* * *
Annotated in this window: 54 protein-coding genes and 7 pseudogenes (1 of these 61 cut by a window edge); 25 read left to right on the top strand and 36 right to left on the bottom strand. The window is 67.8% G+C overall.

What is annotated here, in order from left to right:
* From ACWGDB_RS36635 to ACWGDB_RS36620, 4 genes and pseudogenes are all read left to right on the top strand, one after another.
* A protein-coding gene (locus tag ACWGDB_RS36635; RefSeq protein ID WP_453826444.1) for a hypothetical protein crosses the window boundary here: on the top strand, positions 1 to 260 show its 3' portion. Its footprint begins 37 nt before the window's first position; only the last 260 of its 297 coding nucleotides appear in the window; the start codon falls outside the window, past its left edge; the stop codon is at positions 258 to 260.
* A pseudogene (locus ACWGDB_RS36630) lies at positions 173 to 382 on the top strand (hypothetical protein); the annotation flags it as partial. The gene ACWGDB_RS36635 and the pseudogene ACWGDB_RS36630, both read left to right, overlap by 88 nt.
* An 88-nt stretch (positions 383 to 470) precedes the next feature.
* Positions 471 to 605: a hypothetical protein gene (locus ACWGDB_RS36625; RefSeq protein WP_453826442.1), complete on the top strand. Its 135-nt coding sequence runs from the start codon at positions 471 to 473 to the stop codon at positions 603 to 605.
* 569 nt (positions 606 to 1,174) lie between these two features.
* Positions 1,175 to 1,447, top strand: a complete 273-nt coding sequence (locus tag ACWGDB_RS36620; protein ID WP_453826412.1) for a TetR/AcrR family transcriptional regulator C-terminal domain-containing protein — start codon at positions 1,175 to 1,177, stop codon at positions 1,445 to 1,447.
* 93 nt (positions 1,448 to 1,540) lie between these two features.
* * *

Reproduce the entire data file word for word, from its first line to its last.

Annotated in this window: 54 protein-coding genes and 7 pseudogenes (1 of these 61 cut by a window edge); 25 read left to right on the top strand and 36 right to left on the bottom strand. The window is 67.8% G+C overall.

What is annotated here, in order from left to right:
* From ACWGDB_RS36635 to ACWGDB_RS36620, 4 genes and pseudogenes are all read left to right on the top strand, one after another.
* A protein-coding gene (locus tag ACWGDB_RS36635; RefSeq protein ID WP_453826444.1) for a hypothetical protein crosses the window boundary here: on the top strand, positions 1 to 260 show its 3' portion. Its footprint begins 37 nt before the window's first position; only the last 260 of its 297 coding nucleotides appear in the window; the start codon falls outside the window, past its left edge; the stop codon is at positions 258 to 260.
* A pseudogene (locus ACWGDB_RS36630) lies at positions 173 to 382 on the top strand (hypothetical protein); the annotation flags it as partial. The gene ACWGDB_RS36635 and the pseudogene ACWGDB_RS36630, both read left to right, overlap by 88 nt.
* An 88-nt stretch (positions 383 to 470) precedes the next feature.
* Positions 471 to 605: a hypothetical protein gene (locus ACWGDB_RS36625; RefSeq protein WP_453826442.1), complete on the top strand. Its 135-nt coding sequence runs from the start codon at positions 471 to 473 to the stop codon at positions 603 to 605.
* 569 nt (positions 606 to 1,174) lie between these two features.
* Positions 1,175 to 1,447, top strand: a complete 273-nt coding sequence (locus tag ACWGDB_RS36620; protein ID WP_453826412.1) for a TetR/AcrR family transcriptional regulator C-terminal domain-containing protein — start codon at positions 1,175 to 1,177, stop codon at positions 1,445 to 1,447.
* 93 nt (positions 1,448 to 1,540) lie between these two features.